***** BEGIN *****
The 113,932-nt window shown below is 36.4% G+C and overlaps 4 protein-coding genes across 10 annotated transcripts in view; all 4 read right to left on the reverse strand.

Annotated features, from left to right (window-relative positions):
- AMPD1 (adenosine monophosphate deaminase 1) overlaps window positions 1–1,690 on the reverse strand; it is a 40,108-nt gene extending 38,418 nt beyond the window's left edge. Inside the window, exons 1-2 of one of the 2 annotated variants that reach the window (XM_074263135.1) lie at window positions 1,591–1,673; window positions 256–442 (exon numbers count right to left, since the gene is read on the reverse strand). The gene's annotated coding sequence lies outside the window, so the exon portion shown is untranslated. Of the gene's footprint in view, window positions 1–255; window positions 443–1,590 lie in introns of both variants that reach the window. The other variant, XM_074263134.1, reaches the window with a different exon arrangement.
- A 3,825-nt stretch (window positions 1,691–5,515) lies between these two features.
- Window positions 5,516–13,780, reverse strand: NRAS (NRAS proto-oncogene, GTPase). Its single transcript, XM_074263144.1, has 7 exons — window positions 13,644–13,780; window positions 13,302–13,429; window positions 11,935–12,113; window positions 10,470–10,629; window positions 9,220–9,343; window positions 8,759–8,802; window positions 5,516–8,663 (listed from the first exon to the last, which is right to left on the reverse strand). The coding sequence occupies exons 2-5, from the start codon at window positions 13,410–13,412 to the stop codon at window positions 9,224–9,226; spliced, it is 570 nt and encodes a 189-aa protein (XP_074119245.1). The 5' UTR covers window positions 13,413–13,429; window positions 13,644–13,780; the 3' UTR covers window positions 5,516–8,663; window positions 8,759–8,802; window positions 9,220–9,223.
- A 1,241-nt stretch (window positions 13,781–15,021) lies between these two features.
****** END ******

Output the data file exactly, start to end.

The 113,932-nt window shown below is 36.4% G+C and overlaps 4 protein-coding genes across 10 annotated transcripts in view; all 4 read right to left on the reverse strand.

Annotated features, from left to right (window-relative positions):
- AMPD1 (adenosine monophosphate deaminase 1) overlaps window positions 1–1,690 on the reverse strand; it is a 40,108-nt gene extending 38,418 nt beyond the window's left edge. Inside the window, exons 1-2 of one of the 2 annotated variants that reach the window (XM_074263135.1) lie at window positions 1,591–1,673; window positions 256–442 (exon numbers count right to left, since the gene is read on the reverse strand). The gene's annotated coding sequence lies outside the window, so the exon portion shown is untranslated. Of the gene's footprint in view, window positions 1–255; window positions 443–1,590 lie in introns of both variants that reach the window. The other variant, XM_074263134.1, reaches the window with a different exon arrangement.
- A 3,825-nt stretch (window positions 1,691–5,515) lies between these two features.
- Window positions 5,516–13,780, reverse strand: NRAS (NRAS proto-oncogene, GTPase). Its single transcript, XM_074263144.1, has 7 exons — window positions 13,644–13,780; window positions 13,302–13,429; window positions 11,935–12,113; window positions 10,470–10,629; window positions 9,220–9,343; window positions 8,759–8,802; window positions 5,516–8,663 (listed from the first exon to the last, which is right to left on the reverse strand). The coding sequence occupies exons 2-5, from the start codon at window positions 13,410–13,412 to the stop codon at window positions 9,224–9,226; spliced, it is 570 nt and encodes a 189-aa protein (XP_074119245.1). The 5' UTR covers window positions 13,413–13,429; window positions 13,644–13,780; the 3' UTR covers window positions 5,516–8,663; window positions 8,759–8,802; window positions 9,220–9,223.
- A 1,241-nt stretch (window positions 13,781–15,021) lies between these two features.